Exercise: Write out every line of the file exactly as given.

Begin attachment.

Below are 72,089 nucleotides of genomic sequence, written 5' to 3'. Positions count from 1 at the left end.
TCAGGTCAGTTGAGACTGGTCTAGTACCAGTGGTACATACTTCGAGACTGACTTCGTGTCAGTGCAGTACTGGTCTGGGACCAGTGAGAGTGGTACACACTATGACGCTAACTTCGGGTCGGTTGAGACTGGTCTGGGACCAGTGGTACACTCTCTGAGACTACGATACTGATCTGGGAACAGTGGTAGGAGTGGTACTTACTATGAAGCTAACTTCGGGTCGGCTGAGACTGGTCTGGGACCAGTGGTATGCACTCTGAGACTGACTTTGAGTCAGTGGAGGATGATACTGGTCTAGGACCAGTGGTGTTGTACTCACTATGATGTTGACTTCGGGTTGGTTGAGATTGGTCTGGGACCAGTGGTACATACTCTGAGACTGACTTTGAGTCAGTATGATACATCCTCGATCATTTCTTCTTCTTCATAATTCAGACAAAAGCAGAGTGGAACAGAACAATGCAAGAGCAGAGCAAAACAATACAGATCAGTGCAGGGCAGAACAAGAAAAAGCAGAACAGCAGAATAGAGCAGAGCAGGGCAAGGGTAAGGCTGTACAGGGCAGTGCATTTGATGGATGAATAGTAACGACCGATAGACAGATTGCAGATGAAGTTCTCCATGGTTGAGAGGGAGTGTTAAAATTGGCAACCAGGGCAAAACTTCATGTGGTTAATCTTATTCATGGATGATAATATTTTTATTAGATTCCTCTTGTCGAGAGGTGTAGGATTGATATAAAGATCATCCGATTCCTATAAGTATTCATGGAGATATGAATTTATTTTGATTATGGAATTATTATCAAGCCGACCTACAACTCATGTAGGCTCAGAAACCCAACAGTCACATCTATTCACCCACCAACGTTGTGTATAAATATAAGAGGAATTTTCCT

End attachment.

Below are 72,089 nucleotides of genomic sequence, written 5' to 3'. Positions count from 1 at the left end.
TCAGGTCAGTTGAGACTGGTCTAGTACCAGTGGTACATACTTCGAGACTGACTTCGTGTCAGTGCAGTACTGGTCTGGGACCAGTGAGAGTGGTACACACTATGACGCTAACTTCGGGTCGGTTGAGACTGGTCTGGGACCAGTGGTACACTCTCTGAGACTACGATACTGATCTGGGAACAGTGGTAGGAGTGGTACTTACTATGAAGCTAACTTCGGGTCGGCTGAGACTGGTCTGGGACCAGTGGTATGCACTCTGAGACTGACTTTGAGTCAGTGGAGGATGATACTGGTCTAGGACCAGTGGTGTTGTACTCACTATGATGTTGACTTCGGGTTGGTTGAGATTGGTCTGGGACCAGTGGTACATACTCTGAGACTGACTTTGAGTCAGTATGATACATCCTCGATCATTTCTTCTTCTTCATAATTCAGACAAAAGCAGAGTGGAACAGAACAATGCAAGAGCAGAGCAAAACAATACAGATCAGTGCAGGGCAGAACAAGAAAAAGCAGAACAGCAGAATAGAGCAGAGCAGGGCAAGGGTAAGGCTGTACAGGGCAGTGCATTTGATGGATGAATAGTAACGACCGATAGACAGATTGCAGATGAAGTTCTCCATGGTTGAGAGGGAGTGTTAAAATTGGCAACCAGGGCAAAACTTCATGTGGTTAATCTTATTCATGGATGATAATATTTTTATTAGATTCCTCTTGTCGAGAGGTGTAGGATTGATATAAAGATCATCCGATTCCTATAAGTATTCATGGAGATATGAATTTATTTTGATTATGGAATTATTATCAAGCCGACCTACAACTCATGTAGGCTCAGAAACCCAACAGTCACATCTATTCACCCACCAACGTTGTGTATAAATATAAGAGGAATTTTCCT